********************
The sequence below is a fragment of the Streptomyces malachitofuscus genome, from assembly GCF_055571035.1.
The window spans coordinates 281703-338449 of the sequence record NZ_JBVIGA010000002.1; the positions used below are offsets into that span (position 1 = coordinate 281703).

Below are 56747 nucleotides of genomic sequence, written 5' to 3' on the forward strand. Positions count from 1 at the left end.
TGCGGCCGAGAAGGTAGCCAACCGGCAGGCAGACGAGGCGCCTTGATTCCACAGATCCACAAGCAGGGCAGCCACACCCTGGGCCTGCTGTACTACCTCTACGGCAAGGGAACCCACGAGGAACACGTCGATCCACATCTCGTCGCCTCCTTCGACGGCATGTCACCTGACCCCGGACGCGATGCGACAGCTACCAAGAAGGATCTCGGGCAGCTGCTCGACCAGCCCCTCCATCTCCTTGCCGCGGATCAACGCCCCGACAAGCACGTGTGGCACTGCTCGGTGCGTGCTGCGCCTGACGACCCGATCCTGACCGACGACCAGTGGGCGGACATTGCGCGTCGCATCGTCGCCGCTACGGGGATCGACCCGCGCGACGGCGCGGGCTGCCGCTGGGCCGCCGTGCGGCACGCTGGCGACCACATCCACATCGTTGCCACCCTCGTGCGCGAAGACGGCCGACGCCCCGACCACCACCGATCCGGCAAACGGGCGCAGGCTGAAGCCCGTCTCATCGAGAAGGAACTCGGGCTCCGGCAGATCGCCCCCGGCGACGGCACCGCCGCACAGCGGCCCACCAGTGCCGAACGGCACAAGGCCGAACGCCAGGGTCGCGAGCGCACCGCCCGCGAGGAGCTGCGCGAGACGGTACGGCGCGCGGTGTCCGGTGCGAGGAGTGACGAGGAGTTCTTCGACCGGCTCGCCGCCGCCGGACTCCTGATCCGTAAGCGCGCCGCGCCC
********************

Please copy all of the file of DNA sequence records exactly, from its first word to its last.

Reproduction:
The sequence below is a fragment of the Streptomyces malachitofuscus genome, from assembly GCF_055571035.1.
The window spans coordinates 281703-338449 of the sequence record NZ_JBVIGA010000002.1; the positions used below are offsets into that span (position 1 = coordinate 281703).

Below are 56747 nucleotides of genomic sequence, written 5' to 3' on the forward strand. Positions count from 1 at the left end.
TGCGGCCGAGAAGGTAGCCAACCGGCAGGCAGACGAGGCGCCTTGATTCCACAGATCCACAAGCAGGGCAGCCACACCCTGGGCCTGCTGTACTACCTCTACGGCAAGGGAACCCACGAGGAACACGTCGATCCACATCTCGTCGCCTCCTTCGACGGCATGTCACCTGACCCCGGACGCGATGCGACAGCTACCAAGAAGGATCTCGGGCAGCTGCTCGACCAGCCCCTCCATCTCCTTGCCGCGGATCAACGCCCCGACAAGCACGTGTGGCACTGCTCGGTGCGTGCTGCGCCTGACGACCCGATCCTGACCGACGACCAGTGGGCGGACATTGCGCGTCGCATCGTCGCCGCTACGGGGATCGACCCGCGCGACGGCGCGGGCTGCCGCTGGGCCGCCGTGCGGCACGCTGGCGACCACATCCACATCGTTGCCACCCTCGTGCGCGAAGACGGCCGACGCCCCGACCACCACCGATCCGGCAAACGGGCGCAGGCTGAAGCCCGTCTCATCGAGAAGGAACTCGGGCTCCGGCAGATCGCCCCCGGCGACGGCACCGCCGCACAGCGGCCCACCAGTGCCGAACGGCACAAGGCCGAACGCCAGGGTCGCGAGCGCACCGCCCGCGAGGAGCTGCGCGAGACGGTACGGCGCGCGGTGTCCGGTGCGAGGAGTGACGAGGAGTTCTTCGACCGGCTCGCCGCCGCCGGACTCCTGATCCGTAAGCGCGCCGCGCCC